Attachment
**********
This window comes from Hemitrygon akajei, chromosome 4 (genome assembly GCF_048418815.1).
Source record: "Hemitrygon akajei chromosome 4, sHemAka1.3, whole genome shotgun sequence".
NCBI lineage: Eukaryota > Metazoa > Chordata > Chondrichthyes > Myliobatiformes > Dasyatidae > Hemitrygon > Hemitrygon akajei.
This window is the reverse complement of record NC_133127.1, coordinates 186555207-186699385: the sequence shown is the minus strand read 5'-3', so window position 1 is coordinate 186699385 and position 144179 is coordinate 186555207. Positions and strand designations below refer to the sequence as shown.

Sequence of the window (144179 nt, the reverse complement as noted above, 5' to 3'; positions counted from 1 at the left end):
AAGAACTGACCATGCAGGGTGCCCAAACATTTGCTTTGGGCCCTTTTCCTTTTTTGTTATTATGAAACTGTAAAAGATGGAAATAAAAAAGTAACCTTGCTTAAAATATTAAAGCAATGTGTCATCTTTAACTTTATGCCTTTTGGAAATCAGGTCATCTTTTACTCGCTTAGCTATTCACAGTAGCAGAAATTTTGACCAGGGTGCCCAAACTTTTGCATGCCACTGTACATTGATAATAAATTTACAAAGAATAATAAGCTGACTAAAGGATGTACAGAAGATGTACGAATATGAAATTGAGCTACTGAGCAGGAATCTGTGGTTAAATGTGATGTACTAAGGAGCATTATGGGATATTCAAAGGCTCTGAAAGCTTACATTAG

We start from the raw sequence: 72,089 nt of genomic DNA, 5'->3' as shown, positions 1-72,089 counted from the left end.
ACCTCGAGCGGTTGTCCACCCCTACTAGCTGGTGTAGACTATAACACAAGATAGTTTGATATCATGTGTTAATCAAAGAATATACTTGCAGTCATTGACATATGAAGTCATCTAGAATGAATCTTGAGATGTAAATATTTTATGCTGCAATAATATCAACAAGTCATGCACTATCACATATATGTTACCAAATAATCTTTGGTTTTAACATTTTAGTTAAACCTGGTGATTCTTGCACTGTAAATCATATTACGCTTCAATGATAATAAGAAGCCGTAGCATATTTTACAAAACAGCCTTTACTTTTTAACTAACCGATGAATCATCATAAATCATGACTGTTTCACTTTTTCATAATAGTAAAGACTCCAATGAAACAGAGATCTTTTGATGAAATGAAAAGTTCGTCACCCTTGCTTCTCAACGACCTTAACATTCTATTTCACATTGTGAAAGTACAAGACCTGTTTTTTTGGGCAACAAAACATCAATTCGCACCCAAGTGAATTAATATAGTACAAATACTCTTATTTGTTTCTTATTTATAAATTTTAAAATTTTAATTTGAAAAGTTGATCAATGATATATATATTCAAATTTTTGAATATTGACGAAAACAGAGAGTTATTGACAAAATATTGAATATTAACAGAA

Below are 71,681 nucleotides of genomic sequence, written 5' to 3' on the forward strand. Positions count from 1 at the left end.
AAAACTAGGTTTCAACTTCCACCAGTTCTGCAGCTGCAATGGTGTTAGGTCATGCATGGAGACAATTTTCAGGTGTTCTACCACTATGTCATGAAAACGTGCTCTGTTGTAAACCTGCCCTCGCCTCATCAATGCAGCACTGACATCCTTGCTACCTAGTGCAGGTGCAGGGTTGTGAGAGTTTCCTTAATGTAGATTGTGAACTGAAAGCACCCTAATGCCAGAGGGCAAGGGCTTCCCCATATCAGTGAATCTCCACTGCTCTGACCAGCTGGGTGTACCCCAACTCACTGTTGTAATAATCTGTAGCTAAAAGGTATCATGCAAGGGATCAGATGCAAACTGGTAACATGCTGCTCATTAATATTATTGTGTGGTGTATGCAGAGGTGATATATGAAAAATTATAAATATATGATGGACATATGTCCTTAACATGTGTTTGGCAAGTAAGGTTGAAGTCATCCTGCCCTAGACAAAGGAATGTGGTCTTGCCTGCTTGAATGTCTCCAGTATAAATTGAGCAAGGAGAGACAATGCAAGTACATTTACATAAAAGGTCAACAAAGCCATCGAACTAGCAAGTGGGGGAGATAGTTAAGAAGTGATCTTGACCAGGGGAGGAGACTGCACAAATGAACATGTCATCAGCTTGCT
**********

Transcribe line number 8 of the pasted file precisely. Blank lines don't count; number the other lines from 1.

ACCTCGAGCGGTTGTCCACCCCTACTAGCTGGTGTAGACTATAACACAAGATAGTTTGATATCATGTGTTAATCAAAGAATATACTTGCAGTCATTGACATATGAAGTCATCTAGAATGAATCTTGAGATGTAAATATTTTATGCTGCAATAATATCAACAAGTCATGCACTATCACATATATGTTACCAAATAATCTTTGGTTTTAACATTTTAGTTAAACCTGGTGATTCTTGCACTGTAAATCATATTACGCTTCAATGATAATAAGAAGCCGTAGCATATTTTACAAAACAGCCTTTACTTTTTAACTAACCGATGAATCATCATAAATCATGACTGTTTCACTTTTTCATAATAGTAAAGACTCCAATGAAACAGAGATCTTTTGATGAAATGAAAAGTTCGTCACCCTTGCTTCTCAACGACCTTAACATTCTATTTCACATTGTGAAAGTACAAGACCTGTTTTTTTGGGCAACAAAACATCAATTCGCACCCAAGTGAATTAATATAGTACAAATACTCTTATTTGTTTCTTATTTATAAATTTTAAAATTTTAATTTGAAAAGTTGATCAATGATATATATATTCAAATTTTTGAATATTGACGAAAACAGAGAGTTATTGACAAAATATTGAATATTAACAGAA